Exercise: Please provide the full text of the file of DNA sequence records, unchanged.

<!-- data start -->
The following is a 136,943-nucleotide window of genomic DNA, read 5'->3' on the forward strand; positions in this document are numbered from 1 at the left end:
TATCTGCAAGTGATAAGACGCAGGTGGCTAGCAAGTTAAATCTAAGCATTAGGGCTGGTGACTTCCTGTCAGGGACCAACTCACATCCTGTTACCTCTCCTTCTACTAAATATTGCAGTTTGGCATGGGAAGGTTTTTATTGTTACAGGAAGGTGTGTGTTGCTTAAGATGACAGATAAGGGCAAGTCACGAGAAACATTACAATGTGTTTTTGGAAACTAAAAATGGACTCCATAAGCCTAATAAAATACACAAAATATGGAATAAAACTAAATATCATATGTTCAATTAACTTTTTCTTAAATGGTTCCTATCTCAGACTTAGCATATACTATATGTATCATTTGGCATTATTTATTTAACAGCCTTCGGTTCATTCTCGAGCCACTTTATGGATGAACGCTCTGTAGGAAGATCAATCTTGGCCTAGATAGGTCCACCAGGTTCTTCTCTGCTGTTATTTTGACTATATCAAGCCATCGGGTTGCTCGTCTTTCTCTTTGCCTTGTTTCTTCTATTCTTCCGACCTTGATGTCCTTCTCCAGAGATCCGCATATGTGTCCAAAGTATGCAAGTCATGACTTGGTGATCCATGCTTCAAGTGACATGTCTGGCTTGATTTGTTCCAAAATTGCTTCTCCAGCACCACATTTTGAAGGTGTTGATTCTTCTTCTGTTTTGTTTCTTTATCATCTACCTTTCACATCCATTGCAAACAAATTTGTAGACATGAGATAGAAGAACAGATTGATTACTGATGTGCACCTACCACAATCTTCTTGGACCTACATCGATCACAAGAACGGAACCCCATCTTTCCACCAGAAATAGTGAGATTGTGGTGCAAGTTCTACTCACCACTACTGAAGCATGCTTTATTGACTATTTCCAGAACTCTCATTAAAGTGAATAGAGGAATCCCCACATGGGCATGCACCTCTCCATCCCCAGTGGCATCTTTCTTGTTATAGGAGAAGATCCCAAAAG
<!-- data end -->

The following is a 136,943-nucleotide window of genomic DNA, read 5'->3' on the forward strand; positions in this document are numbered from 1 at the left end:
TATCTGCAAGTGATAAGACGCAGGTGGCTAGCAAGTTAAATCTAAGCATTAGGGCTGGTGACTTCCTGTCAGGGACCAACTCACATCCTGTTACCTCTCCTTCTACTAAATATTGCAGTTTGGCATGGGAAGGTTTTTATTGTTACAGGAAGGTGTGTGTTGCTTAAGATGACAGATAAGGGCAAGTCACGAGAAACATTACAATGTGTTTTTGGAAACTAAAAATGGACTCCATAAGCCTAATAAAATACACAAAATATGGAATAAAACTAAATATCATATGTTCAATTAACTTTTTCTTAAATGGTTCCTATCTCAGACTTAGCATATACTATATGTATCATTTGGCATTATTTATTTAACAGCCTTCGGTTCATTCTCGAGCCACTTTATGGATGAACGCTCTGTAGGAAGATCAATCTTGGCCTAGATAGGTCCACCAGGTTCTTCTCTGCTGTTATTTTGACTATATCAAGCCATCGGGTTGCTCGTCTTTCTCTTTGCCTTGTTTCTTCTATTCTTCCGACCTTGATGTCCTTCTCCAGAGATCCGCATATGTGTCCAAAGTATGCAAGTCATGACTTGGTGATCCATGCTTCAAGTGACATGTCTGGCTTGATTTGTTCCAAAATTGCTTCTCCAGCACCACATTTTGAAGGTGTTGATTCTTCTTCTGTTTTGTTTCTTTATCATCTACCTTTCACATCCATTGCAAACAAATTTGTAGACATGAGATAGAAGAACAGATTGATTACTGATGTGCACCTACCACAATCTTCTTGGACCTACATCGATCACAAGAACGGAACCCCATCTTTCCACCAGAAATAGTGAGATTGTGGTGCAAGTTCTACTCACCACTACTGAAGCATGCTTTATTGACTATTTCCAGAACTCTCATTAAAGTGAATAGAGGAATCCCCACATGGGCATGCACCTCTCCATCCCCAGTGGCATCTTTCTTGTTATAGGAGAAGATCCCAAAAG